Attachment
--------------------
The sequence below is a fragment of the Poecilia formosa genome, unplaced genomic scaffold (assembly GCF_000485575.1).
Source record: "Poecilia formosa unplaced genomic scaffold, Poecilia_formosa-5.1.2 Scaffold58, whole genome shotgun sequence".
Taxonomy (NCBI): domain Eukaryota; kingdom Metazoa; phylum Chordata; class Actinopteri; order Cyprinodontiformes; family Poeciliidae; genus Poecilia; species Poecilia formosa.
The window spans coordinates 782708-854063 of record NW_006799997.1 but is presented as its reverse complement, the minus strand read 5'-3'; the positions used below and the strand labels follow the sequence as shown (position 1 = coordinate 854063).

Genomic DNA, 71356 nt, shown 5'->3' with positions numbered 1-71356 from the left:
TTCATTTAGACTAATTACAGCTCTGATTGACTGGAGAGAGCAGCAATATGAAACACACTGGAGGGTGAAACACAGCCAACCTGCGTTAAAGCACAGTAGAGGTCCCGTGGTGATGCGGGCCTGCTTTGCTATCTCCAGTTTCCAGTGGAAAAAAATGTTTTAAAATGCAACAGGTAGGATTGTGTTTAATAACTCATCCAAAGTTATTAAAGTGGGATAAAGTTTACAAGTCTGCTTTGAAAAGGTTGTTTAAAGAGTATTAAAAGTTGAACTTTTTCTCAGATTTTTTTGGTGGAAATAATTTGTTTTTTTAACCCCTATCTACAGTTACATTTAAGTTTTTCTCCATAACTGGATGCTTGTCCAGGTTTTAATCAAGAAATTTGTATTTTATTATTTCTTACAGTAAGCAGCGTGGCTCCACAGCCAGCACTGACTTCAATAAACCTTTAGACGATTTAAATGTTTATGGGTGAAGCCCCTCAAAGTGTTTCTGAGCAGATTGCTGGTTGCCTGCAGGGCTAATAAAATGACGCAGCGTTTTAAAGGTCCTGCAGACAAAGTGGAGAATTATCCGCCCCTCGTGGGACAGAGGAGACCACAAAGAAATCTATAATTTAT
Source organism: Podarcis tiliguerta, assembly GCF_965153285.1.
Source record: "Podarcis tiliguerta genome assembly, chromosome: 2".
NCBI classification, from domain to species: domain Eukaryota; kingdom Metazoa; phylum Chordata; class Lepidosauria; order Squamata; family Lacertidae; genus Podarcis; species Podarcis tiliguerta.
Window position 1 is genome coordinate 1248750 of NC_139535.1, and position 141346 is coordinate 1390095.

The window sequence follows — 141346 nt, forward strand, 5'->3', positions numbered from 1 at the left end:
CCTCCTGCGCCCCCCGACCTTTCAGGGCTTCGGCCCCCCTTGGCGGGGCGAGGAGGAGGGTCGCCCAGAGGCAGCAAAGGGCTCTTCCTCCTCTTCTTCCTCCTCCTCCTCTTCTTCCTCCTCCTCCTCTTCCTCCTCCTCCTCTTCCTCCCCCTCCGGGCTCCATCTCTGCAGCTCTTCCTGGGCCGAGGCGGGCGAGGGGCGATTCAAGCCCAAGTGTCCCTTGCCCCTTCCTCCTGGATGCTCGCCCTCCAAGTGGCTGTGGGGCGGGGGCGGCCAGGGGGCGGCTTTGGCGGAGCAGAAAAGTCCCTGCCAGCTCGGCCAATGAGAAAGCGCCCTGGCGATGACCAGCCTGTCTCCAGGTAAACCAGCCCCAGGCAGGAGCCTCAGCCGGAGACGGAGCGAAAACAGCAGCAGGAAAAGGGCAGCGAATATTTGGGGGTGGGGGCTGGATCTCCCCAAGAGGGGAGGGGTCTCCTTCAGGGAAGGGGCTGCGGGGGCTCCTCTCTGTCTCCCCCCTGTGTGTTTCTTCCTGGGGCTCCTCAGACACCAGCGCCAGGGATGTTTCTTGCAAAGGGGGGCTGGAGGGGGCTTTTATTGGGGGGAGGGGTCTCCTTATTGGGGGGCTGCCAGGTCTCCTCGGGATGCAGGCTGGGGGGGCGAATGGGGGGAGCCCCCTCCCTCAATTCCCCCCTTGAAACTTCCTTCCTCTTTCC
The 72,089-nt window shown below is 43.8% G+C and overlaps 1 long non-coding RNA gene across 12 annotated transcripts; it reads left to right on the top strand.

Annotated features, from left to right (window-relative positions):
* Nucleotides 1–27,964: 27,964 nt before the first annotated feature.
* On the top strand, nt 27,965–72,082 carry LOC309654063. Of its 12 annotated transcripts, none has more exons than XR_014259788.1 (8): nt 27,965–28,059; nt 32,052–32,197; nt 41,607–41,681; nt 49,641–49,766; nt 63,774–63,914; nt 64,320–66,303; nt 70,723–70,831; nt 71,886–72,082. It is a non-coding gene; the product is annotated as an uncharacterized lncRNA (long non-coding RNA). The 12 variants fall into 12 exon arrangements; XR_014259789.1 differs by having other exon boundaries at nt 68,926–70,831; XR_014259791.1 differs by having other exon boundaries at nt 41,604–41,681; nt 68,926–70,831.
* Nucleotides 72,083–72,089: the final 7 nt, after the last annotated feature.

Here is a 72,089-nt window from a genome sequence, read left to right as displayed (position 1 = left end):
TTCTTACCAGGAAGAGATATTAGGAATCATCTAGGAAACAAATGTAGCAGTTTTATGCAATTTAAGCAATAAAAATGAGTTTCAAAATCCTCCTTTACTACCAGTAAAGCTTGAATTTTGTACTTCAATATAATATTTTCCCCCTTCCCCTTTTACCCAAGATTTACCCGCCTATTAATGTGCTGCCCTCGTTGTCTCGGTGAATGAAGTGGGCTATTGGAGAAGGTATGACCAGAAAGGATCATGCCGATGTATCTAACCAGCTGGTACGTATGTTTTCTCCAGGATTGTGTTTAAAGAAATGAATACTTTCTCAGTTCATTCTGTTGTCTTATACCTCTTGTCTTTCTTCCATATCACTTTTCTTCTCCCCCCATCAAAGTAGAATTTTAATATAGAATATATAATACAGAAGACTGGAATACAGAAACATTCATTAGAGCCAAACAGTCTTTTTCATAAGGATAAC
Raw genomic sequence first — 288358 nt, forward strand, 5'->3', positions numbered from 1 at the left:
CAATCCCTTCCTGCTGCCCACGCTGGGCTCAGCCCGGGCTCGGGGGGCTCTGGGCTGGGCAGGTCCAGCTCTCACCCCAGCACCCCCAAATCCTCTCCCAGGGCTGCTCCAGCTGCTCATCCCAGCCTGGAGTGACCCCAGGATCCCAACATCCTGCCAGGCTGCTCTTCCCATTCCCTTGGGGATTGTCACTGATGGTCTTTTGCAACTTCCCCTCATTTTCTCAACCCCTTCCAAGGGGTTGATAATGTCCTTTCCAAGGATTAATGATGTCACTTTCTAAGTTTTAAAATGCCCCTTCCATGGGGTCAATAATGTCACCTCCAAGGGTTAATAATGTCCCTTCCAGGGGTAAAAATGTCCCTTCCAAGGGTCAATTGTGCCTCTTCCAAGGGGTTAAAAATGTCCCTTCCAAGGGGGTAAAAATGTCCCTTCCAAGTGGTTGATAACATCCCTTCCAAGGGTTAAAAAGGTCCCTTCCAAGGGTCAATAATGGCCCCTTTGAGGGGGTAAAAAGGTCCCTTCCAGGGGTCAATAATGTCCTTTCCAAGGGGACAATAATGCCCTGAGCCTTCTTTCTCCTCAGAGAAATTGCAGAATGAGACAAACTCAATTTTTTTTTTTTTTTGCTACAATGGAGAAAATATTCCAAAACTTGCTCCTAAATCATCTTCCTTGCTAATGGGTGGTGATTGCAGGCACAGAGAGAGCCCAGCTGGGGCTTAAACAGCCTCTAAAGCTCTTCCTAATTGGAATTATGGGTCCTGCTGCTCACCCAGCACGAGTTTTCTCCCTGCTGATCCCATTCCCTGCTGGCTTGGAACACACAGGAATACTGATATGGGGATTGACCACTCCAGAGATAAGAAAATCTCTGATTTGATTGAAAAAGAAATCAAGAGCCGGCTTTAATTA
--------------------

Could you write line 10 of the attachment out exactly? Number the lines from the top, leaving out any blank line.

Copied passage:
Window position 1 is genome coordinate 1248750 of NC_139535.1, and position 141346 is coordinate 1390095.